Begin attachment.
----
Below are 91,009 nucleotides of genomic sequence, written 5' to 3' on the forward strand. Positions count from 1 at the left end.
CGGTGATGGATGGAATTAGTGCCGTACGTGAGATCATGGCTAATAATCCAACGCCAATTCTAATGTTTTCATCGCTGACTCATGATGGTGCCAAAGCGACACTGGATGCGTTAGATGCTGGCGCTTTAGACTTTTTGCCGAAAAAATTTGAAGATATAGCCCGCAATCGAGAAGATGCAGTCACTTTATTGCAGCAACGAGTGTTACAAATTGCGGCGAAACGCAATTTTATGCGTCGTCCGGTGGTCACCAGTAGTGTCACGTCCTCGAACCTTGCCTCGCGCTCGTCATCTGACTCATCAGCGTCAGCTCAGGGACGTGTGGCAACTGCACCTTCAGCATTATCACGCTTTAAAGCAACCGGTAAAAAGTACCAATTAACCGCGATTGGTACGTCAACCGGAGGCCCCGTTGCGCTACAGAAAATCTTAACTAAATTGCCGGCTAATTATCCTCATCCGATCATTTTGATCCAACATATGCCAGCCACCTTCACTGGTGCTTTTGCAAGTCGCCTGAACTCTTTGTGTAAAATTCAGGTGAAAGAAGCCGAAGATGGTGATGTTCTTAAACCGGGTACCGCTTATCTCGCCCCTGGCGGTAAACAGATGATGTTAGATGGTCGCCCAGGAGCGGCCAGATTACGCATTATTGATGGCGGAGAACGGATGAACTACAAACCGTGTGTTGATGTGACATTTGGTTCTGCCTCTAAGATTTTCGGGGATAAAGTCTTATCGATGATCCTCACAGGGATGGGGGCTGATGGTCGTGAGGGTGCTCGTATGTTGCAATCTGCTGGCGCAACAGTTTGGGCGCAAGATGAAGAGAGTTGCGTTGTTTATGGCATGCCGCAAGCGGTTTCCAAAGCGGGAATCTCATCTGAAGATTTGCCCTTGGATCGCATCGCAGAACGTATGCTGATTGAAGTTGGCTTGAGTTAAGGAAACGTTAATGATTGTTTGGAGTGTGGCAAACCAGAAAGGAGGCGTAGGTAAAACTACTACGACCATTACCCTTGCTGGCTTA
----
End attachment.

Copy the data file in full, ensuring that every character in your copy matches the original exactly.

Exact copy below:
Below are 91,009 nucleotides of genomic sequence, written 5' to 3' on the forward strand. Positions count from 1 at the left end.
CGGTGATGGATGGAATTAGTGCCGTACGTGAGATCATGGCTAATAATCCAACGCCAATTCTAATGTTTTCATCGCTGACTCATGATGGTGCCAAAGCGACACTGGATGCGTTAGATGCTGGCGCTTTAGACTTTTTGCCGAAAAAATTTGAAGATATAGCCCGCAATCGAGAAGATGCAGTCACTTTATTGCAGCAACGAGTGTTACAAATTGCGGCGAAACGCAATTTTATGCGTCGTCCGGTGGTCACCAGTAGTGTCACGTCCTCGAACCTTGCCTCGCGCTCGTCATCTGACTCATCAGCGTCAGCTCAGGGACGTGTGGCAACTGCACCTTCAGCATTATCACGCTTTAAAGCAACCGGTAAAAAGTACCAATTAACCGCGATTGGTACGTCAACCGGAGGCCCCGTTGCGCTACAGAAAATCTTAACTAAATTGCCGGCTAATTATCCTCATCCGATCATTTTGATCCAACATATGCCAGCCACCTTCACTGGTGCTTTTGCAAGTCGCCTGAACTCTTTGTGTAAAATTCAGGTGAAAGAAGCCGAAGATGGTGATGTTCTTAAACCGGGTACCGCTTATCTCGCCCCTGGCGGTAAACAGATGATGTTAGATGGTCGCCCAGGAGCGGCCAGATTACGCATTATTGATGGCGGAGAACGGATGAACTACAAACCGTGTGTTGATGTGACATTTGGTTCTGCCTCTAAGATTTTCGGGGATAAAGTCTTATCGATGATCCTCACAGGGATGGGGGCTGATGGTCGTGAGGGTGCTCGTATGTTGCAATCTGCTGGCGCAACAGTTTGGGCGCAAGATGAAGAGAGTTGCGTTGTTTATGGCATGCCGCAAGCGGTTTCCAAAGCGGGAATCTCATCTGAAGATTTGCCCTTGGATCGCATCGCAGAACGTATGCTGATTGAAGTTGGCTTGAGTTAAGGAAACGTTAATGATTGTTTGGAGTGTGGCAAACCAGAAAGGAGGCGTAGGTAAAACTACTACGACCATTACCCTTGCTGGCTTA